How Could Sunscreen Cause Cancer?

Who would think that your sunscreen might actually cause cancer? It just doesn’t make sense.

It has been only a fairly recent development, but it still could cause some serious shock when people discover that conventional sunscreens, found in both stores and pharmacies nationally and internationally, could be a potential risk factor for skin cancer. Along with the arrival of the hot summer sun, so are the latest sunscreen controversies. Research already shows that ingredients in many sunscreens could actually put you at higher risk for developing skin cancer and other medical issues.

Surely sunscreens are made to protect and help your body, so why are we finding out from so many sources, that sunscreen causes cancer? It could be simply widespread ignorance, or it could be that the authorities have kept this secret under wraps for at least several decades? Dr Axe wrote in ‘75% of Sunscreens are Toxic’ that four different studies conducted back in the 1990’s indicated a higher risk of malignant melanoma among individuals who used the most sunscreen, while Australian Government studies sill refuse to see evidence of sunscreens causing any health issues.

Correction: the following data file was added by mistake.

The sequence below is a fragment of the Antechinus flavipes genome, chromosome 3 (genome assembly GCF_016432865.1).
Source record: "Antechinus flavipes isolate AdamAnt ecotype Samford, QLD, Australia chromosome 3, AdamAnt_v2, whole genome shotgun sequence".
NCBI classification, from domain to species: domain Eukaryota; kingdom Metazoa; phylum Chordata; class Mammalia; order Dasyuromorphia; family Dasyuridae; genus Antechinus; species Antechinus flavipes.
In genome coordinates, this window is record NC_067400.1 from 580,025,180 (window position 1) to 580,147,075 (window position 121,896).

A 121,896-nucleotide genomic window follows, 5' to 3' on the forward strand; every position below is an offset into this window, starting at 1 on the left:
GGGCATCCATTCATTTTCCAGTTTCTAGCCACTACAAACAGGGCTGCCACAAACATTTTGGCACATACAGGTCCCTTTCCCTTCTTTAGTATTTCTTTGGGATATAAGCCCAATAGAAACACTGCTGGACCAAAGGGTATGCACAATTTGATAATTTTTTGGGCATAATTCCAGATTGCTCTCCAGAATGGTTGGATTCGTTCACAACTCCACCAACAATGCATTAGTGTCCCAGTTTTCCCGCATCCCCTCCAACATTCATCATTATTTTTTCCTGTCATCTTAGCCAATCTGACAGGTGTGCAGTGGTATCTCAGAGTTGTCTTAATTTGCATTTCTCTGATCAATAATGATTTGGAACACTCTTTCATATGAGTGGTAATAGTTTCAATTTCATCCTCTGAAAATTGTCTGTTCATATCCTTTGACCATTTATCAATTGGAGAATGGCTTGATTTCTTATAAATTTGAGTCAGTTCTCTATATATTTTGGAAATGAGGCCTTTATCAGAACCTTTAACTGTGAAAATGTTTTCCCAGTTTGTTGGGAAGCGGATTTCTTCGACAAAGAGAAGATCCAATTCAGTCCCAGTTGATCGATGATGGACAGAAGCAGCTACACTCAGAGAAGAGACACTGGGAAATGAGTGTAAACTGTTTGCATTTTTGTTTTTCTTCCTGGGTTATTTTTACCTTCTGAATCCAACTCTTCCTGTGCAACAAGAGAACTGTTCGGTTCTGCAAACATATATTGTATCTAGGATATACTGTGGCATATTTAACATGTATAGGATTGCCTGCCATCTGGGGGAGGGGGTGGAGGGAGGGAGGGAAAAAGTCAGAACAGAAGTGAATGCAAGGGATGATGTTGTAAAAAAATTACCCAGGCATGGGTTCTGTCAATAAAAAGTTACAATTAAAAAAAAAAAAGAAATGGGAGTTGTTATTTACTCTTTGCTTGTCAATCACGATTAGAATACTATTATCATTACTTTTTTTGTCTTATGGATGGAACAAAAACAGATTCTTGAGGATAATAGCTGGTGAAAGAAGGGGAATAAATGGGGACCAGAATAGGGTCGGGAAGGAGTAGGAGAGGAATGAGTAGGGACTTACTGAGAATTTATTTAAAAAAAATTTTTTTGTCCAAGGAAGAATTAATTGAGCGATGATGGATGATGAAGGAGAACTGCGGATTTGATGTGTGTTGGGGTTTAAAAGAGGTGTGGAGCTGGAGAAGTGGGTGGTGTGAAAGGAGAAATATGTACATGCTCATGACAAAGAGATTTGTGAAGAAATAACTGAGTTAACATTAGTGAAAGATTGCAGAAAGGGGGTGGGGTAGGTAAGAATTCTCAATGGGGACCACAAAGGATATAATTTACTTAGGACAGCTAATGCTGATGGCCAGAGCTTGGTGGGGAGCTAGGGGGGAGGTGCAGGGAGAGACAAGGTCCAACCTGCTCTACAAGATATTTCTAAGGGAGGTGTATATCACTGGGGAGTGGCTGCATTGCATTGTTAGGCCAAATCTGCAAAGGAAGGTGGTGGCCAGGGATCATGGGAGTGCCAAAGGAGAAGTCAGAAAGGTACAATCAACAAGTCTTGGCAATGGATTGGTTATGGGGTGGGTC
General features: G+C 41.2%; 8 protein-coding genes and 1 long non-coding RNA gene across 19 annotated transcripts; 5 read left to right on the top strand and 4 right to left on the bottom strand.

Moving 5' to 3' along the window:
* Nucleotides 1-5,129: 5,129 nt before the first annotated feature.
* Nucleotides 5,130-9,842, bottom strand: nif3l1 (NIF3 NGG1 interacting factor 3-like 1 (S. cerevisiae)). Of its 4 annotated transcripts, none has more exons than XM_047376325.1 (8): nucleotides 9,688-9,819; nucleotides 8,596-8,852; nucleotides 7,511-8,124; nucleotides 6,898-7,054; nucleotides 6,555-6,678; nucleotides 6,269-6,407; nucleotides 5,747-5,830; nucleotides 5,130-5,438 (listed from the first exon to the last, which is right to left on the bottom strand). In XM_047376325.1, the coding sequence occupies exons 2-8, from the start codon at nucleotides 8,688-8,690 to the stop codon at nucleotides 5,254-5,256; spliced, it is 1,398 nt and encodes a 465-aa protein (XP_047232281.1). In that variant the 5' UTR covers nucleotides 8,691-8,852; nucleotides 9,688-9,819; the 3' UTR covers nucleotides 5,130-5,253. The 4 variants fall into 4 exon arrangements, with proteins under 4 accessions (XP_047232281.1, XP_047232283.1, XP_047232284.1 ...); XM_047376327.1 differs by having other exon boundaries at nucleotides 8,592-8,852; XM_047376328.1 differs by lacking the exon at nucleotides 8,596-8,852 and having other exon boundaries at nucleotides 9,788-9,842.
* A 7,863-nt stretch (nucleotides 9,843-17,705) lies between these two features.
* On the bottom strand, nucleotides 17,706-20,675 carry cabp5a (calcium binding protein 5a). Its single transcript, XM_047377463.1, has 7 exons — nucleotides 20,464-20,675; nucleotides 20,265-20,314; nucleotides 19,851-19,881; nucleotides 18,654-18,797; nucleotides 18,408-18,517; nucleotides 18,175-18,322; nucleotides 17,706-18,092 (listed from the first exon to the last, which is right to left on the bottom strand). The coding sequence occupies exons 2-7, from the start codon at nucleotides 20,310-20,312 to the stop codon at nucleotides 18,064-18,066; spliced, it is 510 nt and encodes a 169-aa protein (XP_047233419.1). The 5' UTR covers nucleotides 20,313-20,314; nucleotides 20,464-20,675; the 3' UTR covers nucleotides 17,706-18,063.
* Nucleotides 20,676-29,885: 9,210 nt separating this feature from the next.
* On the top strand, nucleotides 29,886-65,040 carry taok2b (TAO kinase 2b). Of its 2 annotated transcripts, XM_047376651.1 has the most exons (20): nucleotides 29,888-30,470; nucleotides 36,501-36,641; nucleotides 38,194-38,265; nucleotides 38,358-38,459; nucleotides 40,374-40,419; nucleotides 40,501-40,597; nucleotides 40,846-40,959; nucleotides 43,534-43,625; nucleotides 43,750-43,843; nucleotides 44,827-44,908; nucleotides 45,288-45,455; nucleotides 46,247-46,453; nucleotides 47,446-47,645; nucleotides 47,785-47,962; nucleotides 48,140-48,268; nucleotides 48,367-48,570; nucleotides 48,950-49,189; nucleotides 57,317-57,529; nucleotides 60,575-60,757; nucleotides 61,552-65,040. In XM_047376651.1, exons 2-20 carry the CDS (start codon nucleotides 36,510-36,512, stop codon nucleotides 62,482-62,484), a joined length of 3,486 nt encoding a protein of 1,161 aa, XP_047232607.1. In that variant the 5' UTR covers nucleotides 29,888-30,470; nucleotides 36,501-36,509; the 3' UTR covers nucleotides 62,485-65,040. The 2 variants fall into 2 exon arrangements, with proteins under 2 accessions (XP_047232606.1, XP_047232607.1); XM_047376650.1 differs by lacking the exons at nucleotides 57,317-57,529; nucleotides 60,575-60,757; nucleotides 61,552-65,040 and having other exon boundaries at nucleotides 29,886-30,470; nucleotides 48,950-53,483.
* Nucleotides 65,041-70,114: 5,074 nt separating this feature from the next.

Researchers at the Environmental Working Group, a Washington-based nonprofit, released their annual report claiming nearly half of the 500 most popular sunscreen products may actually increase the speed at which malignant cells develop and spread skin cancer. In the EWG 2014 guide to safe sunscreens, they reviewed over 2000 sunscreens and over 257 brands and found more than 75% of the sunscreens contained toxic chemicals that can increase your risk of cancer and other health issues. Here’s the research from the EWG: